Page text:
“Tabula rasa.” This is what my teacher used to say to us in my 10th grade drama class. He’d tell us that everything we knew about acting was incorrect, and that everything we had learned was wrong. Tabula rasa translates to “blank slate.” Meaning we were just a tablet for him to inscribe all his wisdom and knowledge onto. This mindset is in direct opposition to constructivism.
Constructivism in education is the philosophy that students come into the classroom with a set of experiences and schemas that must either affirm, reject, or adapt to new knowledge. This idea was championed by Jean Piaget in his work on cognitive development theory, which states that children learn in discreet stages that build on one another. Alan Colburn is a writer for The Science Teacher a journal published by the NSTA. In his column “The Prepared Practitioner” he outlines the benefits of a constructivist approach in the science classroom.
What Does Constructivism Look Like?
Colburn provides an examples of what constructivism looks like in the classroom. For instance, when students learn about Newton’s First Law of motion- objects in motion stay in motion- they are often met with some cognitive dissonance. Constructivism says that a student will either:
- incorporate Newton’s Law into their existing schema
- reject Newton’s Law
- adapt their schema to fit Newton’s Law
For students, objects do not stay in motion in the real world due to friction, so the teacher has to incorporate the students prior knowledge, and their real world experiences into the lesson. Breaking down misconceptions is a major component of science education and as Colburn points out, constructivism is one way teachers can use these misconceptions to their adavantage. One way constructivism can play out in the classroom is through the 5 E’s Learning Cycle. The first of the 5 E’s is engage. Here a teacher would not even name Newton’s law, instead they may do a demonstration or show a video of the law in action. Through guided questions and open discussion a teacher can asses students prior knowled, and therefore flesh out a lesson plan that builds on what they already know and address the misconceptions they hold.
From there the learning cycle moves to the explore phase. Here students are given the opportunity to discover more about the topic. Let’s stick with Newton’s First Law, in this stage the students would begin to make more concrete experiences with Newton’s Law, perhaps through their own experimentation. This is also wear cooperative learning can play an integral part, students can work together and build off what was experienced in the engage phase.
The following stage is explain. Here is where teachers and students may finally get into the “nitty-gritty” of a topic. Things like definitions, equations, diagrams, and… explanations can come in to play. Students begin to label concepts like force, motion, friction and so on. Students are starting to see how the pieces of puzzle come together.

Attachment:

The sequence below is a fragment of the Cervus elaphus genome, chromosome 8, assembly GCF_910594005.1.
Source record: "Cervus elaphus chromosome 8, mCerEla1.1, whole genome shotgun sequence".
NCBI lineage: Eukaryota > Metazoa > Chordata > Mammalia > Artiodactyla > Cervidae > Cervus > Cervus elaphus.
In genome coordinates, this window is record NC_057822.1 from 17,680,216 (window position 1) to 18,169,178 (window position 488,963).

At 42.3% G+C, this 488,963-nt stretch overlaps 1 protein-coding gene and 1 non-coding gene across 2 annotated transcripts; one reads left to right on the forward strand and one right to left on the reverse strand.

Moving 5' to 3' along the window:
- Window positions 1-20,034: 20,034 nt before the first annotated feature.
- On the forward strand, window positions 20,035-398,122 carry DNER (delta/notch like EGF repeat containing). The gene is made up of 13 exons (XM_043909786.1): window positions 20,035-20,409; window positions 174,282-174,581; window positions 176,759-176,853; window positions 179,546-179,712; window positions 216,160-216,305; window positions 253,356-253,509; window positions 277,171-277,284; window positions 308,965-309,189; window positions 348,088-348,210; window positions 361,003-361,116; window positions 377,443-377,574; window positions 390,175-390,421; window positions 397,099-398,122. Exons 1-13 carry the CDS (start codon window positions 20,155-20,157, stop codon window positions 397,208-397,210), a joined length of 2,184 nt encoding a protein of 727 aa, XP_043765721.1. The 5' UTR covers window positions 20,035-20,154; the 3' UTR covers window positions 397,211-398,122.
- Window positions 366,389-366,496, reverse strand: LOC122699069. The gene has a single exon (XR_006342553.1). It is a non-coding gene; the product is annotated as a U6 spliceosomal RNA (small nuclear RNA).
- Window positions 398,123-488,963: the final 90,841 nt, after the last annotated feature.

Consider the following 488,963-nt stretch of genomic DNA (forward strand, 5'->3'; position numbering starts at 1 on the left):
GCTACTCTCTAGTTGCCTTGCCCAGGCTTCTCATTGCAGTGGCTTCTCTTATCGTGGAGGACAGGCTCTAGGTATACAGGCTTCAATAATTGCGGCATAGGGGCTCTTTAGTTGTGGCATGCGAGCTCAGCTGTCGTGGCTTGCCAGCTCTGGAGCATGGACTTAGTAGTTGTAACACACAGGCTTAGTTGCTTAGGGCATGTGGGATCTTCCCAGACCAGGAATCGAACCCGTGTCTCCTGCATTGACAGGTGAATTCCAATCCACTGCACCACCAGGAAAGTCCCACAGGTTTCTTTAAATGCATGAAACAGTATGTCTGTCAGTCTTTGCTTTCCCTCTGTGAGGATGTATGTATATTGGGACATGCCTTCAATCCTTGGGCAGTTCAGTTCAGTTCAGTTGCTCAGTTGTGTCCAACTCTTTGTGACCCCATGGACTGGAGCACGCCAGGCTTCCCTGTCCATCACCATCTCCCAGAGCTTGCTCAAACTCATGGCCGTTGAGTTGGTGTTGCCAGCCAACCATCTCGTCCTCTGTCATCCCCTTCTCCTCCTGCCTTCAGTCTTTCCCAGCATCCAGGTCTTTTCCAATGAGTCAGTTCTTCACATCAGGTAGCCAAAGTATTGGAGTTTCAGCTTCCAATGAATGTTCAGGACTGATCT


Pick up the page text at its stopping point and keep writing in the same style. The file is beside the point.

Elaborate is the next phase of the learning cycle. In this stage students apply all they have learned so far to a new situation where they are able to exercise their skills. The teacher should assist by guiding students with questions that can challenge existing knowledge in order to solidify the concept. In this case, Newton’s Law can be deliberately experimented with in the real world in a student centered activity.
The final stage is evaluate. Students and teachers can lead evaluations of the entire learning cycle. Hopefully, through this evaluation you are able to move into the next lesson and therefore start the cycle over by working with this new existing knowledge.
Colburn’s Argument for Constructivism
Colburn asserts that learning is an active process, and that changing students preconceived misconceptions of science requires recognizing the deficiencies of students current ways of thinking and providing the alternative. In his article he states that constructivism is the best way to achieve both of these goals, and especially through the 5 E’s learning cycle.
“If you think about learning as occasionally asking students to change
their common sense worldviews
toward a view that is inevitably
more abstract, you can see why true
conceptual change is difficult.”-Alan Colburn
This quote exemplifies the idea of constructivism and how important it is to consider the prior knowledge all of our students posses, but how it isn’t always easy. “The more concrete a problem or scenario, the greater the chance students will have background information to draw upon and the greater the chance that misconceptions will be exposed or challenged.” However, I would say this is where the fun begins, and where you may begin to see real change in your students’ ways of thinking.
Colburn, A. (2007). The Prepared Practitioner: Constructivism and Conceptual Change, Part I. The Science Teacher, 74(7), 10.
Colburn, A. (2007). The Prepared Practitioner: Constructivism and Conceptual Change, Part 2. The Science Teacher, 74(8), 14.